Who Cares About DUI?
Information courtesy of Lawrence Taylor - DUIblog
For many years now I've written and lectured extensively on drunk driving litigation --on the science of blood and breath alcohol analysis, the flaws in breathalyzers, the ineffectiveness of field sobriety testing. In recent years, however, my focus has increasingly shifted to the gradual erosion of constitutional rights in DUI cases.
So who cares about drunk drivers and their constitutional rights?
You should care. The importance of what is happening in DUI law and procedures can be summarized in one word: precedent.
We are a nation of laws, more specifically, the common law inherited from the British legal system. Unlike most nations, which use some version of the French civil law where laws are found in codes, we look to the precedent of judicial decisions interpreting statutory law. When a court looks at the facts in a specific case, it applies not only statutes but decisions in appellate court cases to determine what the law is. The genius of this common law system of precedent is its flexibility; its flaw is what many call "judicial legislation".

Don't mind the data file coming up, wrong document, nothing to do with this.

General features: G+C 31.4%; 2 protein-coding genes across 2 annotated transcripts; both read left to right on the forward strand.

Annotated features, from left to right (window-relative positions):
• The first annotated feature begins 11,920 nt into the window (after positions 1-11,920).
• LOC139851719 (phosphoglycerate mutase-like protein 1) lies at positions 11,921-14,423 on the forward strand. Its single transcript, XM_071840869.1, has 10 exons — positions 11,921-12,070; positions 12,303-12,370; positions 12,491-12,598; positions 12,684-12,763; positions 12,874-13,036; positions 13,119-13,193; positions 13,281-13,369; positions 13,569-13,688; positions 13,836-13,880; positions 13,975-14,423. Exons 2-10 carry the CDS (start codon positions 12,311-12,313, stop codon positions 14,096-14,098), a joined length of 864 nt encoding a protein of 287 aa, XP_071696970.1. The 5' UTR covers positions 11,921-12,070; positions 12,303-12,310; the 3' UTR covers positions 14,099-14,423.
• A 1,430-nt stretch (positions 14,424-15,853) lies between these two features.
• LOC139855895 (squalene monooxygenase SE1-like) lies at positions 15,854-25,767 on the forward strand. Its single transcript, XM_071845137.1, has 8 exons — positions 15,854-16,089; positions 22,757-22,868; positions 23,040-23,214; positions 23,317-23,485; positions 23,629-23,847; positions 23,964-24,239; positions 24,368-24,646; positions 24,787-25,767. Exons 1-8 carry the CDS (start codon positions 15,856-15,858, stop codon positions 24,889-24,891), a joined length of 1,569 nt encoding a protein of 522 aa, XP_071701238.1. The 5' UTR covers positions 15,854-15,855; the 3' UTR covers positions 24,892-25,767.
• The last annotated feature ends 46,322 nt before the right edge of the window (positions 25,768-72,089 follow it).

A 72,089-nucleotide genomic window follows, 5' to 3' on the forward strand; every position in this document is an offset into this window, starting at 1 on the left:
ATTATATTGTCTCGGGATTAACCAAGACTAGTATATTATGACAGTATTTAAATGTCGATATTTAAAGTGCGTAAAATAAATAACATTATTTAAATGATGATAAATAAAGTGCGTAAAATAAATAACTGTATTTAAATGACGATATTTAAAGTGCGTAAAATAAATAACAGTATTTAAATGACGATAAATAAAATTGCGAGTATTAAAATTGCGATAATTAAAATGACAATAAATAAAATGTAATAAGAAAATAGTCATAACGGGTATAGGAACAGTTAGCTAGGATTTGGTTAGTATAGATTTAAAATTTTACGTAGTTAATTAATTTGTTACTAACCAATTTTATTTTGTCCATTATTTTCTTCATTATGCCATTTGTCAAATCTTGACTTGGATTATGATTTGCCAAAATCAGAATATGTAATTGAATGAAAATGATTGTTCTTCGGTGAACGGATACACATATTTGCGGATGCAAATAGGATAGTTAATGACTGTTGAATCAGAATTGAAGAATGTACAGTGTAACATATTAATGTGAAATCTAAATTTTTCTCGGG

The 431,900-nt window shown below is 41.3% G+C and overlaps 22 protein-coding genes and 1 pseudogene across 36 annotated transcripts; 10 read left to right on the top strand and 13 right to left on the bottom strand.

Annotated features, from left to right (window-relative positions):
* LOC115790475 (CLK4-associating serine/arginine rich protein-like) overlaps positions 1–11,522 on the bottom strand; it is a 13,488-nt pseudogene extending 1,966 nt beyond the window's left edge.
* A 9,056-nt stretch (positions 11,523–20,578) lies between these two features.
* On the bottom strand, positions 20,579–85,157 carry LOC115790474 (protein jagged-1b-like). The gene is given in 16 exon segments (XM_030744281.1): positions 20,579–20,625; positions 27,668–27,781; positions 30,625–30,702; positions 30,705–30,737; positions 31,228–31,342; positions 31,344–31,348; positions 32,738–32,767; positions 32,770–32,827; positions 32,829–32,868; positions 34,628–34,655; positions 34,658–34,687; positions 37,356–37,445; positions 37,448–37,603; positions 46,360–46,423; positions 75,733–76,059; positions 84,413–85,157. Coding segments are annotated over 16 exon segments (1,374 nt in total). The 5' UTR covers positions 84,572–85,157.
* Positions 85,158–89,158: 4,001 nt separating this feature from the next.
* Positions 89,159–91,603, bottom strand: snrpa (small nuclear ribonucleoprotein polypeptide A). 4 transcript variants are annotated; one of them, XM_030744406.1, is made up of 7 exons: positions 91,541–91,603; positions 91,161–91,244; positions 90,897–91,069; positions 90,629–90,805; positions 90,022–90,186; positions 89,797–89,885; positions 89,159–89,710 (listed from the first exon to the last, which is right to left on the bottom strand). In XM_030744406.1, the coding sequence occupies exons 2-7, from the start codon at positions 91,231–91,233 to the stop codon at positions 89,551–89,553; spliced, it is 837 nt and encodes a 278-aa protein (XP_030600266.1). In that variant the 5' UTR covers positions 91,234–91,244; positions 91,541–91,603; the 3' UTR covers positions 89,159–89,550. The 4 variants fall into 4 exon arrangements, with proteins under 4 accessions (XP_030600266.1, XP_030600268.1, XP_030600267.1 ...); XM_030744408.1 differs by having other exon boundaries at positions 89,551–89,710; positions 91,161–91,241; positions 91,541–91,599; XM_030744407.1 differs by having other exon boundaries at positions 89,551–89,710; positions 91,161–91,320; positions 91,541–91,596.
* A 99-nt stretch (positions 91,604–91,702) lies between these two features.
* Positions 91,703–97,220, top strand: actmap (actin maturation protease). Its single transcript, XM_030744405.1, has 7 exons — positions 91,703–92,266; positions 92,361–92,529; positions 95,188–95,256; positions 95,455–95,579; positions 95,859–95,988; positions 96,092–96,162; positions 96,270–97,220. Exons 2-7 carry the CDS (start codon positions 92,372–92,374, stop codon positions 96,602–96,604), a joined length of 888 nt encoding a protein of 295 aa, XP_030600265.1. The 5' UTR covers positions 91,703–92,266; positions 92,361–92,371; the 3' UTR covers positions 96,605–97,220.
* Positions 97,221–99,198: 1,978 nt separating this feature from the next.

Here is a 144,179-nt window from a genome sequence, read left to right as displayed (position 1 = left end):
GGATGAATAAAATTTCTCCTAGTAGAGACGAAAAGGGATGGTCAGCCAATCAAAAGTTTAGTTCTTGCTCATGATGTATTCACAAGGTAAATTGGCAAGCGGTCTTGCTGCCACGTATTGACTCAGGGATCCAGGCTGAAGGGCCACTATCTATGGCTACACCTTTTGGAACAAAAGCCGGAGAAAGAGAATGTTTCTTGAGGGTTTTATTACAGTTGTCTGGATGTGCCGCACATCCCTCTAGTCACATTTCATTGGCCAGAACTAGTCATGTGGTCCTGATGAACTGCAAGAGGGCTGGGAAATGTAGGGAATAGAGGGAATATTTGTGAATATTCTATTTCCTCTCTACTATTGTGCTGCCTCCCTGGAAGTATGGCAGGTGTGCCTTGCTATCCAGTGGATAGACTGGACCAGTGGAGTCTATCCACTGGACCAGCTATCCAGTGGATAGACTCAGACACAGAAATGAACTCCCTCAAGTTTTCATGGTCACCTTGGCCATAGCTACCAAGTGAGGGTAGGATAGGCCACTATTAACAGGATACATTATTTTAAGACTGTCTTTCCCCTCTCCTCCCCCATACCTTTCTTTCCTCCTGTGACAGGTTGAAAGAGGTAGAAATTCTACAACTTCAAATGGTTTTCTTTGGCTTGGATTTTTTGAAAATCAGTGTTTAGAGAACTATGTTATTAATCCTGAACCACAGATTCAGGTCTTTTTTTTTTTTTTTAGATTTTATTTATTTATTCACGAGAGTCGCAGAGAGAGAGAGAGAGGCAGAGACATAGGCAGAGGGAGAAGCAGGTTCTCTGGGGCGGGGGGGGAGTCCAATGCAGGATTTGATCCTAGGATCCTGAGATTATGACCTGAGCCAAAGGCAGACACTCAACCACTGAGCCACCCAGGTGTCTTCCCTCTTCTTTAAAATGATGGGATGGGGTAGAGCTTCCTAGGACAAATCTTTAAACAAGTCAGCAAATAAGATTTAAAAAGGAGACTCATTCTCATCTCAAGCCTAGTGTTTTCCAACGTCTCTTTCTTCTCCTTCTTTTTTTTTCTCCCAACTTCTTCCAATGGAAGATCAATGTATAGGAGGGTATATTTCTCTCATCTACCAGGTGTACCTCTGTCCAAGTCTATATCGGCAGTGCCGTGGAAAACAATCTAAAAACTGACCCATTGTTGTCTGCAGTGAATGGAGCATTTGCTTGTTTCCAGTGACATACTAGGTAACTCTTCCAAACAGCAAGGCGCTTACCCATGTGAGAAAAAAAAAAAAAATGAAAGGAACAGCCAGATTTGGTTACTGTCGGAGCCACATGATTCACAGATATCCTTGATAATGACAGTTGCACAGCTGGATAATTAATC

The flaw becomes particularly noticeable when dealing with politically unpopular subjects. And few topics are as politically "incorrect" as drunk driving. Judges are, after all, politically sensitive animals who want to be reelected. Put another way, it is very easy to rule in favor of the prosecution in DUI cases -- particularly when powerful pressure groups like Mothers Against Drunk Driving (annual revenues of over $47 million) are so vocal in elections and in legislatures. There are few advocates for the accused or the Constitution during election campaigns.
This judicial attitude is not limited to judges considering re-election. A majority of the U.S. Supreme Court has been consistent in depriving the accused in DUI cases their constitutional rights. To mention a few examples:
Michigan v. Sitz. The Court held that sobriety